Poem by Anne Brontë
I love the silent hour of night,
For blissful dreams may then arise,
Revealing to my charmed sight
What may not bless my waking eyes!
And then a voice may meet my ear
That death has silenced long ago;
And hope and rapture may appear
Instead of solitude and woe.
Cold in the grave for years has lain
The form it was my bliss to see,
And only dreams can bring again
The darling of my heart to me.
Poem Theme: Night
Anne Brontë's other poems:
- Lines Written From Home
- The Consolation
- Mirth And Mourning
- In Memory of a Happy Day in February
- A Word To The Calvinists
Poems of the other poets with the same name:
William Morris Night ("I am Night: I bring again") Thomas Aird Night ("From sleepless work, and a ne'er-setting sun") George Russell Night ("HEART-HIDDEN from the outer things I rose") William Browne Night ("Now great Hyperion left his golden throne") Henry Longfellow Night ("Into the darkness and the hush of night") Charles Heavysege Night ("'Tis solemn darkness; the sublime of shade") Sidney Lanier Night ("Fair is the wedded reign of Night and Day") James Thomson Night ("HE cried out through the night") Jones Very Night ("I thank thee, Father, that the night is near") Ella Wilcox Night ("As some dusk mother shields from all alarms") Lucy Montgomery Night ("A pale enchanted moon is sinking low")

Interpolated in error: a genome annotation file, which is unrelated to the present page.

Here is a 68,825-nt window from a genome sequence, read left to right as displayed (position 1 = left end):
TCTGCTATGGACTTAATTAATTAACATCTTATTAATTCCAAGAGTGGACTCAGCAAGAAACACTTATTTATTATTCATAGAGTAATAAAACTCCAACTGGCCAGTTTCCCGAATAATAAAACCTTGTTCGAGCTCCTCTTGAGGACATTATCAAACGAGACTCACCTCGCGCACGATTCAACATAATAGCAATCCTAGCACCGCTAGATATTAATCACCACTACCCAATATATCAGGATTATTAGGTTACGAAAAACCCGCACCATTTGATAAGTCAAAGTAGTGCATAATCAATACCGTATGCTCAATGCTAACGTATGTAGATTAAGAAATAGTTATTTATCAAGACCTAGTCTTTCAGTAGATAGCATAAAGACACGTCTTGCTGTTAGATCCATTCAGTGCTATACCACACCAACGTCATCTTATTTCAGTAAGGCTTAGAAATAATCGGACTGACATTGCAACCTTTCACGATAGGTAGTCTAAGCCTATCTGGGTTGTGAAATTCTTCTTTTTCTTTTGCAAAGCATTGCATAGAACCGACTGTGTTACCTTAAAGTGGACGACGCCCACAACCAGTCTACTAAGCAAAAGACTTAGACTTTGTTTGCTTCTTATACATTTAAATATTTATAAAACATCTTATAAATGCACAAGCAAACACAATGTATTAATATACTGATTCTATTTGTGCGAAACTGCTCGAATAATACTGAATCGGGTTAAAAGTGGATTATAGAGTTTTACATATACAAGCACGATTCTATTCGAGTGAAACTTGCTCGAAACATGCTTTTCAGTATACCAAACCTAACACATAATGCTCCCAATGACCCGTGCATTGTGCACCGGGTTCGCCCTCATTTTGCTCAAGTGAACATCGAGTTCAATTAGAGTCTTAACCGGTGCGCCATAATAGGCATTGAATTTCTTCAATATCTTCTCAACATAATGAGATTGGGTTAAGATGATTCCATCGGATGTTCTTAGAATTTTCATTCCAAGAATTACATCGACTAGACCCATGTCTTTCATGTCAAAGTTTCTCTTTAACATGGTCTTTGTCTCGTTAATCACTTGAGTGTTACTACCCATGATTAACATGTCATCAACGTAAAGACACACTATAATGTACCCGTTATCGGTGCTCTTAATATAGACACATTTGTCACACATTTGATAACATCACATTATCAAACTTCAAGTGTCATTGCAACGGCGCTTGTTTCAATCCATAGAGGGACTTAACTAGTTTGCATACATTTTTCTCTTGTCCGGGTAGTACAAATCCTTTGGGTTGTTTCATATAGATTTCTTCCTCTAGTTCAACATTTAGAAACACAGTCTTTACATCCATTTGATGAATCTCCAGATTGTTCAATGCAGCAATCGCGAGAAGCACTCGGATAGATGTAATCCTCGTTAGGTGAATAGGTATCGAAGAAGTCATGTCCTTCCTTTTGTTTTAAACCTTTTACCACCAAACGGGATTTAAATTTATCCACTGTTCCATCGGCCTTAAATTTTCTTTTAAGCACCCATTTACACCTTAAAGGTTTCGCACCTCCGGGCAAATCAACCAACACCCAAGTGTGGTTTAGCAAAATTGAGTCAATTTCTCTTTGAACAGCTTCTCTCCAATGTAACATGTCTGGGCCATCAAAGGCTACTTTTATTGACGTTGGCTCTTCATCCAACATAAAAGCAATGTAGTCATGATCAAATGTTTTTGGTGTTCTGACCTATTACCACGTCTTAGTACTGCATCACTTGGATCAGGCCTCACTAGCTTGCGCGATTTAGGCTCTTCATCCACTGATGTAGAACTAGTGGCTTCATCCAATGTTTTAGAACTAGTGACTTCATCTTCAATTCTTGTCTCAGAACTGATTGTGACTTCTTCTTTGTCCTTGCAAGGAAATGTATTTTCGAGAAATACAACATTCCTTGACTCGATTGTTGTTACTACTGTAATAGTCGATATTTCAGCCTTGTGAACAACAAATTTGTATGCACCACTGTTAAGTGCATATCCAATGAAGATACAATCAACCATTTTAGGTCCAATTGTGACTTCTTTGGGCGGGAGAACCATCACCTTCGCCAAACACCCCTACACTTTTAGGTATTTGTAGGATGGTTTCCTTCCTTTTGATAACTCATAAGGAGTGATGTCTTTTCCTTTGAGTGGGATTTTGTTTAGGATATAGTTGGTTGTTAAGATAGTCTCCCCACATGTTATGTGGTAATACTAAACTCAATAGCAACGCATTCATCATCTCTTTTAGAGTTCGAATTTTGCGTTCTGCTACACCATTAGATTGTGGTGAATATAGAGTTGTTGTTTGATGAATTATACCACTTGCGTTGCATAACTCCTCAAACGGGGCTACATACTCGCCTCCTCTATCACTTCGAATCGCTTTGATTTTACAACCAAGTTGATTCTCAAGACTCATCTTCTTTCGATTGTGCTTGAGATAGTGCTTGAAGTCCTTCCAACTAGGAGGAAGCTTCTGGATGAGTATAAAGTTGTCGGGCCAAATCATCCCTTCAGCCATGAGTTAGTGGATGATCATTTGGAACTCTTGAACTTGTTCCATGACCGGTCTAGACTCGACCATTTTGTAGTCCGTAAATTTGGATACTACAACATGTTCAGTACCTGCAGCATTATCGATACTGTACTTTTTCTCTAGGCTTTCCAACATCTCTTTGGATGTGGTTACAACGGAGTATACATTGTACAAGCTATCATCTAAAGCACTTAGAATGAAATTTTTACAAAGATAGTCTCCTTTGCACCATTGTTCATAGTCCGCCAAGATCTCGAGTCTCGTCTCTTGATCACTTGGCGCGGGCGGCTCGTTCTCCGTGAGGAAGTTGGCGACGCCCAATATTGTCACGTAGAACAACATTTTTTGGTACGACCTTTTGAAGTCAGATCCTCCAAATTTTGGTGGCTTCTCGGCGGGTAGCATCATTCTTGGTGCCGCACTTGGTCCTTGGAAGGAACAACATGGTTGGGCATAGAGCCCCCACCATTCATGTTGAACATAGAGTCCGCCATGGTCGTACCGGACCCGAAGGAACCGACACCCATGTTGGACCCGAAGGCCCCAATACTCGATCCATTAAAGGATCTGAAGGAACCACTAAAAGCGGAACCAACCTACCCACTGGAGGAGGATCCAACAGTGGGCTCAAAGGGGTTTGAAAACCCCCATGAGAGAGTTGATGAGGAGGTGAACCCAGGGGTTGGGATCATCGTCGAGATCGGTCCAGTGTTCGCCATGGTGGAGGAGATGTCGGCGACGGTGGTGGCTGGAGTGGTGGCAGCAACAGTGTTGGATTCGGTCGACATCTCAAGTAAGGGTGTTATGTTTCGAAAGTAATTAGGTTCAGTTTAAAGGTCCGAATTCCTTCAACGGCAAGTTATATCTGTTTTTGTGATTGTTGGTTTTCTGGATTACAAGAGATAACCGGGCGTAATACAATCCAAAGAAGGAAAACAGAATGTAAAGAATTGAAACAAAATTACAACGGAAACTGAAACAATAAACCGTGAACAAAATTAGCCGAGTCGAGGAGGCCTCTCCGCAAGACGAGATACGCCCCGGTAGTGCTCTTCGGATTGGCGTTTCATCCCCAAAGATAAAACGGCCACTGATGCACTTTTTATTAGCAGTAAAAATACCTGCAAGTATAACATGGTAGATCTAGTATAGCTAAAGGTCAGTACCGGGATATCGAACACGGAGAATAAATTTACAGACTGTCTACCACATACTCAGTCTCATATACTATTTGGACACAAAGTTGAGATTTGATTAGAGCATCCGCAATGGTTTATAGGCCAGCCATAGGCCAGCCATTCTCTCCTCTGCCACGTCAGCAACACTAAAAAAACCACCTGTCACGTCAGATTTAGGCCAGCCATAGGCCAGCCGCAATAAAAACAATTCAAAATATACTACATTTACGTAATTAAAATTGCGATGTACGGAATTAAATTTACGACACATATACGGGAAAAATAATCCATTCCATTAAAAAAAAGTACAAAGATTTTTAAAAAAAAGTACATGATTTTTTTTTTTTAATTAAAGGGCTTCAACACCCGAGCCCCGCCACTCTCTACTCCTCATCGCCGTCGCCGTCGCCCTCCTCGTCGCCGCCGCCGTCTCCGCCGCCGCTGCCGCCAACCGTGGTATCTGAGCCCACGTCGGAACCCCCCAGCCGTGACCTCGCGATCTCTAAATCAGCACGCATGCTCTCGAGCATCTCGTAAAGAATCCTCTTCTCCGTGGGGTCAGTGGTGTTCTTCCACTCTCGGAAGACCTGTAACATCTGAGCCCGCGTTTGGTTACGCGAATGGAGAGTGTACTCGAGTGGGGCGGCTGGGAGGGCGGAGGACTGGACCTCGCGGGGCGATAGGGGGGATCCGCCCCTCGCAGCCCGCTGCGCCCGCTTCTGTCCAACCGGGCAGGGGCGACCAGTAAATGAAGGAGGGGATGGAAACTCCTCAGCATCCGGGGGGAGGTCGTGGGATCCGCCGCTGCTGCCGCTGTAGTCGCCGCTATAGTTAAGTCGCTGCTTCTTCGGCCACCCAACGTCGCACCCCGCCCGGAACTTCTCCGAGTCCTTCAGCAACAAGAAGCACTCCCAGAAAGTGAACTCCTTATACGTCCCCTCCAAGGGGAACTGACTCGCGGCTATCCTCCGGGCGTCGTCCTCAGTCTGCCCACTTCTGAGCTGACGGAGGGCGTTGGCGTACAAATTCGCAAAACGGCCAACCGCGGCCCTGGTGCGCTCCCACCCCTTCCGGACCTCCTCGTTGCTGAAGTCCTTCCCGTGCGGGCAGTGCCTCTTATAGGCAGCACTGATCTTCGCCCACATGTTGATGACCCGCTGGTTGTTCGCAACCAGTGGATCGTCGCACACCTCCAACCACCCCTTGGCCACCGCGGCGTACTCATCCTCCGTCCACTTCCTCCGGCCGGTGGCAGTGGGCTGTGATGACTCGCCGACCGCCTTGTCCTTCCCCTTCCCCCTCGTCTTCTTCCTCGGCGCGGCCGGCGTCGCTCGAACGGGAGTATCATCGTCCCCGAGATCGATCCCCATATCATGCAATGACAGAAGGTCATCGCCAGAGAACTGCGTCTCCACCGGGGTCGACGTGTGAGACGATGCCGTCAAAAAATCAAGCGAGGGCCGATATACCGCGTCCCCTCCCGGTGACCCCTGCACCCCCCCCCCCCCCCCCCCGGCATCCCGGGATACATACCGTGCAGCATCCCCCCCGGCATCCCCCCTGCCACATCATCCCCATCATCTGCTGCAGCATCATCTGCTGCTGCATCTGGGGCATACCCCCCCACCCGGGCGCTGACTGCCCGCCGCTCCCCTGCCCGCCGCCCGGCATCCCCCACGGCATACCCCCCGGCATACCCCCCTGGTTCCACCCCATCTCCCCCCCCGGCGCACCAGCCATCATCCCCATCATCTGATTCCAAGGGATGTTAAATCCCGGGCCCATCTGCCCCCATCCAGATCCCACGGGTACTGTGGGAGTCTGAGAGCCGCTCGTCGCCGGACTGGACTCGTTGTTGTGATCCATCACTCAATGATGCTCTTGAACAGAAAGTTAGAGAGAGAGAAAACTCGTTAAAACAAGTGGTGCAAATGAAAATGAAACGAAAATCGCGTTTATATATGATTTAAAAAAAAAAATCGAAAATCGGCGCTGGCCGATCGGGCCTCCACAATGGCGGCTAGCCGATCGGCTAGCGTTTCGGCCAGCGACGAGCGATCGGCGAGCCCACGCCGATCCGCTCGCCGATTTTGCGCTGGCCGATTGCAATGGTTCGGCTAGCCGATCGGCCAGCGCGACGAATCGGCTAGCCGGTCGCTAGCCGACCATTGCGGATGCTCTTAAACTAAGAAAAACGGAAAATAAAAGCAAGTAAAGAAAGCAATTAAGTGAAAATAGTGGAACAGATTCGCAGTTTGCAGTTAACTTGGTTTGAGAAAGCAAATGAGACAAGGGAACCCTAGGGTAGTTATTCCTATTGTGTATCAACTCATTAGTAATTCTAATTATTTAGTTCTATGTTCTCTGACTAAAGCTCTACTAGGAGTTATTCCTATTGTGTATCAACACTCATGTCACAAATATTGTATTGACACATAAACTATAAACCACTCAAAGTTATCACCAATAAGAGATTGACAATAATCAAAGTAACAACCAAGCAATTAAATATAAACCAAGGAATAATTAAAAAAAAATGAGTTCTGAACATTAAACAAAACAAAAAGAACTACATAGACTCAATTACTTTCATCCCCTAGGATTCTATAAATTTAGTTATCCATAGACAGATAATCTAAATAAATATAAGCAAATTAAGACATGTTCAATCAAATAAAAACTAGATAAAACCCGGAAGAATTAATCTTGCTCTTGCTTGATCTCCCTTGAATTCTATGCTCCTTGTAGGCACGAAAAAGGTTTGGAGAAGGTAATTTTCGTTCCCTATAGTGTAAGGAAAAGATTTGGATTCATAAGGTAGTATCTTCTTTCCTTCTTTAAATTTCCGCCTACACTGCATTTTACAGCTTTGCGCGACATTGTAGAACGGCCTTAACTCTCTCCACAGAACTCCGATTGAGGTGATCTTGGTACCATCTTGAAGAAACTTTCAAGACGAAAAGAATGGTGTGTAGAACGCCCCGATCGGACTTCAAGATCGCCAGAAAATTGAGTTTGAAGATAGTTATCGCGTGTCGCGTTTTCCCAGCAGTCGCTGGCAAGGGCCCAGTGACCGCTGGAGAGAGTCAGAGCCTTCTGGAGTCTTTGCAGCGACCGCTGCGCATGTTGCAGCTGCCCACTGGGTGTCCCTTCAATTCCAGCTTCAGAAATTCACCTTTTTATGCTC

To Russian version